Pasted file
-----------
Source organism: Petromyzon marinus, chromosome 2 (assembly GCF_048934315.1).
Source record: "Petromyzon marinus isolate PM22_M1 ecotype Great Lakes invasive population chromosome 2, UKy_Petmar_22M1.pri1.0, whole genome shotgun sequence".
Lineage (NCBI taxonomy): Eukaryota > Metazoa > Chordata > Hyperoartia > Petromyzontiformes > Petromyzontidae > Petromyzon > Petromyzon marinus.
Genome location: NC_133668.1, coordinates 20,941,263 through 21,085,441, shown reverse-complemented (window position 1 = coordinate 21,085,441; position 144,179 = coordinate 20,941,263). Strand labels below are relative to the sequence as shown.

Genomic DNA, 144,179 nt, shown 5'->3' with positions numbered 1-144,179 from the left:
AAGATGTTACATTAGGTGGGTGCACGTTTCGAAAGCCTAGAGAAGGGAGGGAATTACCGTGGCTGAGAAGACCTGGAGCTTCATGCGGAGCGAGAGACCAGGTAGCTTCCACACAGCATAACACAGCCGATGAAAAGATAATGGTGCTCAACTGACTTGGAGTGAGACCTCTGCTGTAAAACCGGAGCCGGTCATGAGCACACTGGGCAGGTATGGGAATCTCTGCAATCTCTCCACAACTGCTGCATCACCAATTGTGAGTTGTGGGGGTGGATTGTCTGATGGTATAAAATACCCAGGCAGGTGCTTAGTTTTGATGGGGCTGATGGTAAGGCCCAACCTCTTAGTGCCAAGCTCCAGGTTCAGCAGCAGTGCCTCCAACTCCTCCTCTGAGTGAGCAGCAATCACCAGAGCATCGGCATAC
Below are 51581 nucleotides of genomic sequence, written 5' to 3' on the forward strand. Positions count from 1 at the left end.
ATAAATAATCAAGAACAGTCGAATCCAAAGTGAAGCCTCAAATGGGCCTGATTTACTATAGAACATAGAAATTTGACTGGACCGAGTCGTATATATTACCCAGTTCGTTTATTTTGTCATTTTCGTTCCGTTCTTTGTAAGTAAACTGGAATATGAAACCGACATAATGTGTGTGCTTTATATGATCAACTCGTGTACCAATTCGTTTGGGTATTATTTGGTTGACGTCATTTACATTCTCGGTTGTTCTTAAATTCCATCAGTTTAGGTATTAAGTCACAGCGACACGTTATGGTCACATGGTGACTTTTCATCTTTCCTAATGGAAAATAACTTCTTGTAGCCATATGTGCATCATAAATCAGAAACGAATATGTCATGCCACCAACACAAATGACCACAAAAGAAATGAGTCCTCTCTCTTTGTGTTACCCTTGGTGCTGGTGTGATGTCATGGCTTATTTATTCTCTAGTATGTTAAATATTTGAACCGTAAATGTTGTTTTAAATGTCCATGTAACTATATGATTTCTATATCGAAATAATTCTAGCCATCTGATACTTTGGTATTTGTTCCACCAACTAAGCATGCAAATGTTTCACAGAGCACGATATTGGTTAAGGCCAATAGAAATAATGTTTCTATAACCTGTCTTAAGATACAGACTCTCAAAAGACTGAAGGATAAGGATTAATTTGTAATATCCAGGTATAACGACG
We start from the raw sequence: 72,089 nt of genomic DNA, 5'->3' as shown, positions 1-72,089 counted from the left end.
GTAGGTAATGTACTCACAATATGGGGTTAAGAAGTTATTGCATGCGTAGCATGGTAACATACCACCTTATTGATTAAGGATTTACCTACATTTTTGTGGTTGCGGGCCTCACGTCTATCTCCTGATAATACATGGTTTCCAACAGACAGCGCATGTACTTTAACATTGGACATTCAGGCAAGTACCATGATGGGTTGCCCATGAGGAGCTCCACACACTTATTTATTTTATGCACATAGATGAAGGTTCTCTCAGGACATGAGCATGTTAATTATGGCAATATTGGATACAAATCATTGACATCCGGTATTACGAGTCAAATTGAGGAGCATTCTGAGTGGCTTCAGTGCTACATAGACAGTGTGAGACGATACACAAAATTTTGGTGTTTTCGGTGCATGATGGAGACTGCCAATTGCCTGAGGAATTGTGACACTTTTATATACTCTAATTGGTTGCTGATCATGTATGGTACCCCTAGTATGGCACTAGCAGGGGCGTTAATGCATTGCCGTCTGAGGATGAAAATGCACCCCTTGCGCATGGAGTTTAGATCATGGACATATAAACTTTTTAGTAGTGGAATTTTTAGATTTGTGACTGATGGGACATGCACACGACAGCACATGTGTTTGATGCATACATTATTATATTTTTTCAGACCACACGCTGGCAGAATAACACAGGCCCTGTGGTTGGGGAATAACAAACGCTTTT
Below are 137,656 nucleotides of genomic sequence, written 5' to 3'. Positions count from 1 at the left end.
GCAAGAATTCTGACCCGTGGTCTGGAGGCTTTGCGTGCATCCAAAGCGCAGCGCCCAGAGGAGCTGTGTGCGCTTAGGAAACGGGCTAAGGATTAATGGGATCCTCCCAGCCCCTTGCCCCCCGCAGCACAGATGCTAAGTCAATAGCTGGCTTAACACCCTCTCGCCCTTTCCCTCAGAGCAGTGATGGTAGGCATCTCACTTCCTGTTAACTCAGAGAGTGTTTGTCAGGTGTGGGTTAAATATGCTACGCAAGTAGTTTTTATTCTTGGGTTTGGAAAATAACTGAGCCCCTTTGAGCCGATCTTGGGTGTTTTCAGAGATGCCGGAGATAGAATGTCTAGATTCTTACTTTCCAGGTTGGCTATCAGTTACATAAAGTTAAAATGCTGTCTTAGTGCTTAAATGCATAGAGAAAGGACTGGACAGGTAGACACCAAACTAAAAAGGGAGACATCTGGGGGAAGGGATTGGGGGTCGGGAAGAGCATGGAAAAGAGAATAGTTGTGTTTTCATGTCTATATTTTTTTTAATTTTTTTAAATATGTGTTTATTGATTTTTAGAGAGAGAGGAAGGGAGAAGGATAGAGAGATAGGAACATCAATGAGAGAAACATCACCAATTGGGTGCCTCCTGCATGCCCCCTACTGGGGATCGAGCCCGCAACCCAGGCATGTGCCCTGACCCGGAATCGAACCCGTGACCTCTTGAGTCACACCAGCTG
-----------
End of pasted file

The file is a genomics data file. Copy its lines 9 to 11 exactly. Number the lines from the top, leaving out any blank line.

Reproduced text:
We start from the raw sequence: 72,089 nt of genomic DNA, 5'->3' as shown, positions 1-72,089 counted from the left end.
GTAGGTAATGTACTCACAATATGGGGTTAAGAAGTTATTGCATGCGTAGCATGGTAACATACCACCTTATTGATTAAGGATTTACCTACATTTTTGTGGTTGCGGGCCTCACGTCTATCTCCTGATAATACATGGTTTCCAACAGACAGCGCATGTACTTTAACATTGGACATTCAGGCAAGTACCATGATGGGTTGCCCATGAGGAGCTCCACACACTTATTTATTTTATGCACATAGATGAAGGTTCTCTCAGGACATGAGCATGTTAATTATGGCAATATTGGATACAAATCATTGACATCCGGTATTACGAGTCAAATTGAGGAGCATTCTGAGTGGCTTCAGTGCTACATAGACAGTGTGAGACGATACACAAAATTTTGGTGTTTTCGGTGCATGATGGAGACTGCCAATTGCCTGAGGAATTGTGACACTTTTATATACTCTAATTGGTTGCTGATCATGTATGGTACCCCTAGTATGGCACTAGCAGGGGCGTTAATGCATTGCCGTCTGAGGATGAAAATGCACCCCTTGCGCATGGAGTTTAGATCATGGACATATAAACTTTTTAGTAGTGGAATTTTTAGATTTGTGACTGATGGGACATGCACACGACAGCACATGTGTTTGATGCATACATTATTATATTTTTTCAGACCACACGCTGGCAGAATAACACAGGCCCTGTGGTTGGGGAATAACAAACGCTTTT
Below are 137,656 nucleotides of genomic sequence, written 5' to 3'. Positions count from 1 at the left end.